Canada will auction two blocks of radio frequency spectrum once potential bidders have the available cash and foreign funding issues are clarified, the federal industry minister said on Friday.
Tony Clement did not give a time frame for the auctions but said he had met with the chief executives of the major telecom companies in recent months and consultations would continue, especially regarding their ability to raise funds.
"We know that 700 megahertz is going to be available as people switch to digital TV," Clement told reporters. "And we know that the 2500 megahertz is also going to be available, so I have instructed my department to get ready and to start the process rolling."
Industry Canada has said it could auction the 700 megahertz auction by the end of 2012.
Most Canadian television is due to switch from analogue to digital delivery by August 2011. The 700 megahertz airwaves are considered valuable as they can cover long distances and more easily penetrate obstacles such as thick walls and buildings.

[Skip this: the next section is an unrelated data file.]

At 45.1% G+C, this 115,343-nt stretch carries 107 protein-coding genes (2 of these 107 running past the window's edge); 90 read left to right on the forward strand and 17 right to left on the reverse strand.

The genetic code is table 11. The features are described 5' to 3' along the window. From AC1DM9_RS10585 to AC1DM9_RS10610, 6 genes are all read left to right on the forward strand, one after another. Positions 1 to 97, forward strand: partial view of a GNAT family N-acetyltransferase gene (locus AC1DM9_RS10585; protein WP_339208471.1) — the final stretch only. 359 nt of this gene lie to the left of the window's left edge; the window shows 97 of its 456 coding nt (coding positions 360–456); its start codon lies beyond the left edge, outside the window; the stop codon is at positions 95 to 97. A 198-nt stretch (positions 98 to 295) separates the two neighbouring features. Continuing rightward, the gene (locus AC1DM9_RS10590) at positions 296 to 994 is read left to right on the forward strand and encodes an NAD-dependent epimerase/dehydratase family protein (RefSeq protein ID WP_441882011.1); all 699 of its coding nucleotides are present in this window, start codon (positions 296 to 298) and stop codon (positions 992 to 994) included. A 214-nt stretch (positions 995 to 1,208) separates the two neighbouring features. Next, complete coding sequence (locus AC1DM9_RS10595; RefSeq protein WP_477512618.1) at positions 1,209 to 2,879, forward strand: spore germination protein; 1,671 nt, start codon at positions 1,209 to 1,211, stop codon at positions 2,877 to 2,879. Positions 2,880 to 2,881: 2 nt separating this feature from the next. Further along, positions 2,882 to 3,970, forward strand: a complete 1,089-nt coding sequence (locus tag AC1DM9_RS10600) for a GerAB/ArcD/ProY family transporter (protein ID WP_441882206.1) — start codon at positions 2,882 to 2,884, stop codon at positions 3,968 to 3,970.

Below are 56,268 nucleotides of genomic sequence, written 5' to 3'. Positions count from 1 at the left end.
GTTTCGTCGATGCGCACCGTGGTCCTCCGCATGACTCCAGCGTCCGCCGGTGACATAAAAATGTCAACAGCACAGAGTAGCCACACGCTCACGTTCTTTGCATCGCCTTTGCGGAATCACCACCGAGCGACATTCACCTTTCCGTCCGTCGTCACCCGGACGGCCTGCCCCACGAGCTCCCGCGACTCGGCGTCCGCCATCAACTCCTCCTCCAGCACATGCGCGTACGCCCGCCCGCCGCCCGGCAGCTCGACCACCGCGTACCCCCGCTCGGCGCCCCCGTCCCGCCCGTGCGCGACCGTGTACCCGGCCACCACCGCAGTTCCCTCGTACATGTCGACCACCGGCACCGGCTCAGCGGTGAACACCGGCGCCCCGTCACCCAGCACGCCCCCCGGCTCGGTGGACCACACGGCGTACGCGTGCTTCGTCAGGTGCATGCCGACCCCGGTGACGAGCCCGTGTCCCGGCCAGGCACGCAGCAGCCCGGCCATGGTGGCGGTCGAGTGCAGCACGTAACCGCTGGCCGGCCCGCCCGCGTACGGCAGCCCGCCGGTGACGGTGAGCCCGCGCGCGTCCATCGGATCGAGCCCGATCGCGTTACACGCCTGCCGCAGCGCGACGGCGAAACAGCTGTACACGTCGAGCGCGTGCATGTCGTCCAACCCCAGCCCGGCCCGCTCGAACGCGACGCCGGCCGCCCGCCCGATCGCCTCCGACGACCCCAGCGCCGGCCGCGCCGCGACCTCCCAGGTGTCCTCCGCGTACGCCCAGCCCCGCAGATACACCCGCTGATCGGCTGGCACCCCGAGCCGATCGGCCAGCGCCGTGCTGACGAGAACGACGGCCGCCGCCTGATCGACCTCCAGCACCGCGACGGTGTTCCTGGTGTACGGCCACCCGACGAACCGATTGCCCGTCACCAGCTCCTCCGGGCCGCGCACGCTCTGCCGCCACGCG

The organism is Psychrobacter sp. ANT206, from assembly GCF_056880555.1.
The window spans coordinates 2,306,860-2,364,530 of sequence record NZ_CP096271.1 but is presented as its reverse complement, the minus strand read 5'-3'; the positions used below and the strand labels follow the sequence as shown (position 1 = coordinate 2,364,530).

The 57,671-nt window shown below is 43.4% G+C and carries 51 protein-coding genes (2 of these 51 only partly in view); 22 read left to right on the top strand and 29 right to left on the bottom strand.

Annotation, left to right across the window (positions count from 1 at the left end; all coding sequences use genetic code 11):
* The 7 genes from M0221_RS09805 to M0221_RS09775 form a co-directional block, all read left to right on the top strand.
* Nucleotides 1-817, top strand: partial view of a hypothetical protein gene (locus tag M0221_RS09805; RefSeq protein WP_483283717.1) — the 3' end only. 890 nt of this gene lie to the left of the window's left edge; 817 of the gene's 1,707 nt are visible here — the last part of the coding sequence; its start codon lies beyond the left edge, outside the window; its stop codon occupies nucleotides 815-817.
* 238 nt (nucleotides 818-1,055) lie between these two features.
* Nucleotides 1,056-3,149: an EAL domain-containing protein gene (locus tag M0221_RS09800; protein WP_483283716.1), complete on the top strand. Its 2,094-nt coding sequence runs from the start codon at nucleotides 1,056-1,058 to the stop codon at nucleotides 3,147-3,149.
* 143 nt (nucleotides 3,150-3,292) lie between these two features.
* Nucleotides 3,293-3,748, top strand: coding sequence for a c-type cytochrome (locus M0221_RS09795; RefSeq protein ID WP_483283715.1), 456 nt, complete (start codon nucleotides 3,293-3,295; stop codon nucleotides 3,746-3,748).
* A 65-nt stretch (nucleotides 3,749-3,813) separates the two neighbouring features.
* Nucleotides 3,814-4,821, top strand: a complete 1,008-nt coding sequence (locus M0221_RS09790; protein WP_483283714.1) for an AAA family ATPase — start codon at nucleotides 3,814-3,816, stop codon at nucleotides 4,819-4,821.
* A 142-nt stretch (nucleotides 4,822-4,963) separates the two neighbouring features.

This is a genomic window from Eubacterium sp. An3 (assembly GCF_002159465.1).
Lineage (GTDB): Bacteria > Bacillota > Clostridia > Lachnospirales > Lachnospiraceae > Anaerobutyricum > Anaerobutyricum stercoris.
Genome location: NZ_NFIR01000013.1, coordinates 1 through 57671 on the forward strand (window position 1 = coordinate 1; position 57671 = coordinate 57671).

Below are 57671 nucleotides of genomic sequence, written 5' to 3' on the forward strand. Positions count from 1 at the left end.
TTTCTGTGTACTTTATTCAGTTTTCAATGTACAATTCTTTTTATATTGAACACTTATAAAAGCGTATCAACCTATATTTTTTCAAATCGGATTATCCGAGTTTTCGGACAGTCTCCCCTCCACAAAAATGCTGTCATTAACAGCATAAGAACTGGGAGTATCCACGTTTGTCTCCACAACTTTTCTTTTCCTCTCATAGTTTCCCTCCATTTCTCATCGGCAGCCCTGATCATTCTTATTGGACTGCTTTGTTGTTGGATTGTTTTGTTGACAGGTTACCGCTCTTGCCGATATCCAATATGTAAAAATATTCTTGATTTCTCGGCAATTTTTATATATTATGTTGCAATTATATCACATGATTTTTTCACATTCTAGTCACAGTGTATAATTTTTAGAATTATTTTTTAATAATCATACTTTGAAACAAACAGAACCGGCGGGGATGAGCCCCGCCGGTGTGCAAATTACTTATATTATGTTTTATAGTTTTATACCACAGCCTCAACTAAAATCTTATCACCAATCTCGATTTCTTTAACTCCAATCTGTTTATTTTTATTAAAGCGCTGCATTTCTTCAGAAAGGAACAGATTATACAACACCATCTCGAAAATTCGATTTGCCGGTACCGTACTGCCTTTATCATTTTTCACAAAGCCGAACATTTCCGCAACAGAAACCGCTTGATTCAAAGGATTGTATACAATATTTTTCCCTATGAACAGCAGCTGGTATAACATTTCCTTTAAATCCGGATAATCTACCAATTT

The 2500 megahertz frequency allows for more speed and capacity but less easily penetrates buildings.
"Even those won't be enough; we're going to need more spectrum on top of that," said Duncan Stewart, the head of technology, media and telecom research at Deloitte Canada.
"Our demand for spectrum is going to chart very similarly to looking at the world's demand for oil circa 1930," he said.
Global mobile data traffic is forecast to double every year from 2009 to 2014, according to network equipment maker Cisco Systems Inc., as more and more devices allow for video-streaming and other data-heavy applications.
Canada raised $4.25-billion in a 2008 auction of wireless spectrum between 1710 and 2155 MHz in which it set aside blocks for new wireless companies in a bid to increase competition.
One of those was Globalive, which used a loan guarantee of up to $800-million from Cairo-based operator Orascom Telecom to buy spectrum and launch Wind Mobile.
The regulator, cheered by some established telecom companies, ruled that foreign funding breached rules limiting non-Canadian ownership, but the government overturned that ruling and is considering options to legislate a further opening up of the sector to foreign investors.
Clement suggested the issue would need to be resolved ahead of the new auctions.
"The two are not really divorced, because people have to know what access to capital they're going to have before they can bid in an auction," he said.
Long criticized as overly restrictive and out of date, Canada's Telecommunications Act caps foreign ownership at 20 per cent of a company's voting shares. Restrictions on direct and indirect control are 46.7 per cent.